So to see two ranges of vehicles on the production line, and one of them a brand new model, is a significant story in itself and a testimony to the work that was done to save this company at the executive level, and the work done to actually get the wheels turning again on the factory floor.

Having set the scene, we’re still talking about a car here and this car has to sell in various markets of the world. To do that, it has to appeal to customers and it must provide them with an experience that will make them happy to be back in a new Saab again.


So what of the new 9-5?

I’ll talk more specifically about the variations that I drove in subsequent entries, but here’s my overview of the model itself.

Read moreSaab 9-5 SU review: part 1

Video: Saab 9-5 Infotainment System

I got one of the product specialists, Mikael Jakobsson, to walk me through all the electronic goodies available on the new Saab 9-5.

I drove a fully equipped V6 car on Tuesday and the integration of the electronics was a real feature, especially as I was driving by myself in a foreign country and was quite reliant on the information provided to me via the car. It all worked seamlessly, as advertised, and became one of the real unexpected highlights of the car for me.


The menu systems are grouped in a smart way – can you call it ergonomics when it involves menu systems? I learned to use most of this stuff whilst driving, such is the intuitive nature of the systems.

Other items that we didn’t cover in the video are the Head-Up Display and some of the systems that run through the dashboard’s display.

For example, the speed sign recognition system, which reads speed-zone signs as you drive along and then displays the appropriate speed limit on the central dashboard display (it works brilliantly and is a bigger than expected help).

Then there’s the Head-Up Display, which shows important information projected on to the windscreen. It’s a great way to monitor your speed, but the biggest benefit I received from the HUD was the ability to see SatNav instructions right there in front of me whilst I was driving. Outstanding!

Autoblog were a little critical of the HUD because you can see subtle reflections of the actual HUD projector around the HUD information you see on the windscreen. I can see where they’re coming from, but it wasn’t prominent and the benefits provided by the HUD system far outweigh the fact that you notice something on the periphery of your view. To their credit, Saab have said they’re taking notice and will work to refine the system as time progresses.

My thanks to Mikael, who I’ll hopefully meet again when it comes time to review the Saab 9-4x as he’s the product manager for that vehicle ๐Ÿ™‚

Video: Saab 9-5 XWD and DriveSense (test track mayhem!)

Last time I attended an event like this, I did a video in the first Saab 9-3 with XWD, with Kenneth Backlund from the Saab Performance Team. Kenneth was there again today, but frankly, after this drive with Stefan Rundquist from Saab, I was too queasy/shaky/stunned to even think about a lap with Kenneth.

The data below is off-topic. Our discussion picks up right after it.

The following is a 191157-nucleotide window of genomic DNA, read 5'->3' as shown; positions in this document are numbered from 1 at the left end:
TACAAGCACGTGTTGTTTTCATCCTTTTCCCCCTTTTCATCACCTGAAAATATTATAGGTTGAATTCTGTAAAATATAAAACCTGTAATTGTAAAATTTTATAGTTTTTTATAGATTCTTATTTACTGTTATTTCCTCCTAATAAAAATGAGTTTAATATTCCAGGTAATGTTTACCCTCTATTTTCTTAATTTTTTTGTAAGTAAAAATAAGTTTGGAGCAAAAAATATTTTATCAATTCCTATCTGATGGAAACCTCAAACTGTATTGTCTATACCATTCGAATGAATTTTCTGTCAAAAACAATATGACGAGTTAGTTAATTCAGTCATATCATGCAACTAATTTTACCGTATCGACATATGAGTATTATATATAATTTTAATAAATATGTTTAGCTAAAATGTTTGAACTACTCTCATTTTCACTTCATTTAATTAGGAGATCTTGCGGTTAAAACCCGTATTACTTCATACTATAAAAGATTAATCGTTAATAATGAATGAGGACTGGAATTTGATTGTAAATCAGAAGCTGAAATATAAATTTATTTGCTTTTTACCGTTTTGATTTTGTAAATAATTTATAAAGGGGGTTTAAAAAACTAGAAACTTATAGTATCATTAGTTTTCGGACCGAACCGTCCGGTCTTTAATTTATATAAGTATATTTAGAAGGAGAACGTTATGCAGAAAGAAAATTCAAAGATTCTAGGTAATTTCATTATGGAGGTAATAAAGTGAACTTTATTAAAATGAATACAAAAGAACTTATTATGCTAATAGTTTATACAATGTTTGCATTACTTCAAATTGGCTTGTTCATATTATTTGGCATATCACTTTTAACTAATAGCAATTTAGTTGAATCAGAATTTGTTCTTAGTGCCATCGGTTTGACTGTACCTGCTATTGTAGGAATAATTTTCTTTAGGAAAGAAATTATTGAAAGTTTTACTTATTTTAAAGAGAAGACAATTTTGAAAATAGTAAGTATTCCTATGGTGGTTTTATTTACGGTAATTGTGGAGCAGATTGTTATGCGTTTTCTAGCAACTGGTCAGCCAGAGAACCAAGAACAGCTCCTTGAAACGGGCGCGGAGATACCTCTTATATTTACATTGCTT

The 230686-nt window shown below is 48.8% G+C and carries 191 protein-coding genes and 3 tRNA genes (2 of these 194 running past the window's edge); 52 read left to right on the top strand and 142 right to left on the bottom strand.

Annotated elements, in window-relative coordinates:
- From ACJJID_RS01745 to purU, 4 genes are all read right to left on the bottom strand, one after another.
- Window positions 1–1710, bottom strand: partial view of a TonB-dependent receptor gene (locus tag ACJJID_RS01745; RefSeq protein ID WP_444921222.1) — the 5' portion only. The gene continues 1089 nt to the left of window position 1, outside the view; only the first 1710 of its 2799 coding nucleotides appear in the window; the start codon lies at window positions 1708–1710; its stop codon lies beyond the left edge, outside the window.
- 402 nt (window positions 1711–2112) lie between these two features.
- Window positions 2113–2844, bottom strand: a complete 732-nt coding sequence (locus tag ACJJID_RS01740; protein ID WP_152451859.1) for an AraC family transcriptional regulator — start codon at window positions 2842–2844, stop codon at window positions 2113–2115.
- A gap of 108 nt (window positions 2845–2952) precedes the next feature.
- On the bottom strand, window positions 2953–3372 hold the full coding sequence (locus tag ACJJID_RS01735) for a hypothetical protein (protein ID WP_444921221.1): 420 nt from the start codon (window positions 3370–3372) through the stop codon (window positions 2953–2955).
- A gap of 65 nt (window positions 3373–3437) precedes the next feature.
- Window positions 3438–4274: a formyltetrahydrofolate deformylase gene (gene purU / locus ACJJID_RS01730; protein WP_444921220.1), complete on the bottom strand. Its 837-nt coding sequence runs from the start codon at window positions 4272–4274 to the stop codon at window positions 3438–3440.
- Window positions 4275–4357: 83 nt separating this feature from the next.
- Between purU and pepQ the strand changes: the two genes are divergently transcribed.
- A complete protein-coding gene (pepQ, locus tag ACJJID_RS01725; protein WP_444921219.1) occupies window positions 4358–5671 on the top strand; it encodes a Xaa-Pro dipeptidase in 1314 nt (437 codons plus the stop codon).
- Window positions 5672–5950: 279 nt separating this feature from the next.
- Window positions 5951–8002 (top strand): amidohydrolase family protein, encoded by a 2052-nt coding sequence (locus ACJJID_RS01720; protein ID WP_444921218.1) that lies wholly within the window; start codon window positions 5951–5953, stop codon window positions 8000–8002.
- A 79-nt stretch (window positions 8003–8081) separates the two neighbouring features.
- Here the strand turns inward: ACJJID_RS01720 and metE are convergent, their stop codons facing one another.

Don’t take that in a bad way. What Stefan did in this car was demonstrate something approaching the extraordinary capabilities of the Saab XWD system.

You’ll hear the rain and see the wipers. This track was incredibly wet today. We were in a 2.8T V6 Saab 9-5 and on some of these long sweeping corners were doing up to 150km/h and the car was totally rock solid – totally.

You’ll see in some sections that Stefan is actually steering quite sharply and trying to induce some forced oversteer (at over 100 km/h on a bend) and the tyres just dig in, shift the power around and keep the car stable.

It really was an incredible eye-opener as to what this car can do. I’ve mentioned already that to me, the V6 version of the 9-5 seems more like a smooth cruiser, that it doesn’t invite you to really test its limits. I think this video shows that despite its long touring credentials, this car is capable of handling whatever tests you might throw its way.

The video is from a handheld camera so it does move around a little with the frequent changes in momentum and motion, but hopefully you’ll still get a good sense of what’s going on.


My sincere thanks to Stefan for the ride – now I know how Saab felt back in 2009!

Video: Saab Factory Tour

To kick off day 2 of the Saab 9-5 launch program, they took us around for a quick tour of the factory. I had my still camera out for the first few minutes and then figured that was quite useless – and if we were allowed to bring in still cameras, then we could probably take video as well.

So I did.

We were driven around in a little cart with a bunch of seating buggies pulled behind, reasonably low to the ground, which is why things get blocked occasionally. The cart rarely (if ever) stopped, too, so it’s not the greatest video in the world, but hopefully it should give you some idea of what goes on there.

I believe the girl providing the commentary is the daughter of Saab’s marketing director, Knut Simonsson. That’s keeping it in the family for you!